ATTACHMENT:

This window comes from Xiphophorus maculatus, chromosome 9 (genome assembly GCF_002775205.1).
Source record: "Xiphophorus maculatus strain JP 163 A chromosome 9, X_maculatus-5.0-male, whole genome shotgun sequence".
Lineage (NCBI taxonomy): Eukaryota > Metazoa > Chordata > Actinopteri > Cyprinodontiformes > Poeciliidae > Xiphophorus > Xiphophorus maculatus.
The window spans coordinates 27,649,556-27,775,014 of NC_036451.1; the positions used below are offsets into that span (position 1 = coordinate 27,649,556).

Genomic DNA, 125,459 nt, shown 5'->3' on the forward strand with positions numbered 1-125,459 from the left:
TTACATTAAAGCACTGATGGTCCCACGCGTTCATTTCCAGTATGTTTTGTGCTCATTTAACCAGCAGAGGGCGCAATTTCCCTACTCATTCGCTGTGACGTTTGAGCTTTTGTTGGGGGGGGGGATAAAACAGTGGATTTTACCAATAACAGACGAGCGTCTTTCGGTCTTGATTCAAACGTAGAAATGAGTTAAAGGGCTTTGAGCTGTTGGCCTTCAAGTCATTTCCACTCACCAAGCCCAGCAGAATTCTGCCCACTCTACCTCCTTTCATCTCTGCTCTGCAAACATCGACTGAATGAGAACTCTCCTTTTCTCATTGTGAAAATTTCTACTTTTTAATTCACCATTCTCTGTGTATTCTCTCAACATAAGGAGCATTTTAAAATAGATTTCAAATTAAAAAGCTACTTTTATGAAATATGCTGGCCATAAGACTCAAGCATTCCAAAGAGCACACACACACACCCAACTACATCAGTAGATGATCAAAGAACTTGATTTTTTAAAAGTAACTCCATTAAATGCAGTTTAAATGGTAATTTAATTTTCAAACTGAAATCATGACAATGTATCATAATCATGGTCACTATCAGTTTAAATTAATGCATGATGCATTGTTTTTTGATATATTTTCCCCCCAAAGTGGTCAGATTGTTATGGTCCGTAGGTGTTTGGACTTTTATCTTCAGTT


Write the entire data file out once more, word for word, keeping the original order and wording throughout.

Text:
This window comes from Xiphophorus maculatus, chromosome 9 (genome assembly GCF_002775205.1).
Source record: "Xiphophorus maculatus strain JP 163 A chromosome 9, X_maculatus-5.0-male, whole genome shotgun sequence".
Lineage (NCBI taxonomy): Eukaryota > Metazoa > Chordata > Actinopteri > Cyprinodontiformes > Poeciliidae > Xiphophorus > Xiphophorus maculatus.
The window spans coordinates 27,649,556-27,775,014 of NC_036451.1; the positions used below are offsets into that span (position 1 = coordinate 27,649,556).

Genomic DNA, 125,459 nt, shown 5'->3' on the forward strand with positions numbered 1-125,459 from the left:
TTACATTAAAGCACTGATGGTCCCACGCGTTCATTTCCAGTATGTTTTGTGCTCATTTAACCAGCAGAGGGCGCAATTTCCCTACTCATTCGCTGTGACGTTTGAGCTTTTGTTGGGGGGGGGGATAAAACAGTGGATTTTACCAATAACAGACGAGCGTCTTTCGGTCTTGATTCAAACGTAGAAATGAGTTAAAGGGCTTTGAGCTGTTGGCCTTCAAGTCATTTCCACTCACCAAGCCCAGCAGAATTCTGCCCACTCTACCTCCTTTCATCTCTGCTCTGCAAACATCGACTGAATGAGAACTCTCCTTTTCTCATTGTGAAAATTTCTACTTTTTAATTCACCATTCTCTGTGTATTCTCTCAACATAAGGAGCATTTTAAAATAGATTTCAAATTAAAAAGCTACTTTTATGAAATATGCTGGCCATAAGACTCAAGCATTCCAAAGAGCACACACACACACCCAACTACATCAGTAGATGATCAAAGAACTTGATTTTTTAAAAGTAACTCCATTAAATGCAGTTTAAATGGTAATTTAATTTTCAAACTGAAATCATGACAATGTATCATAATCATGGTCACTATCAGTTTAAATTAATGCATGATGCATTGTTTTTTGATATATTTTCCCCCCAAAGTGGTCAGATTGTTATGGTCCGTAGGTGTTTGGACTTTTATCTTCAGTT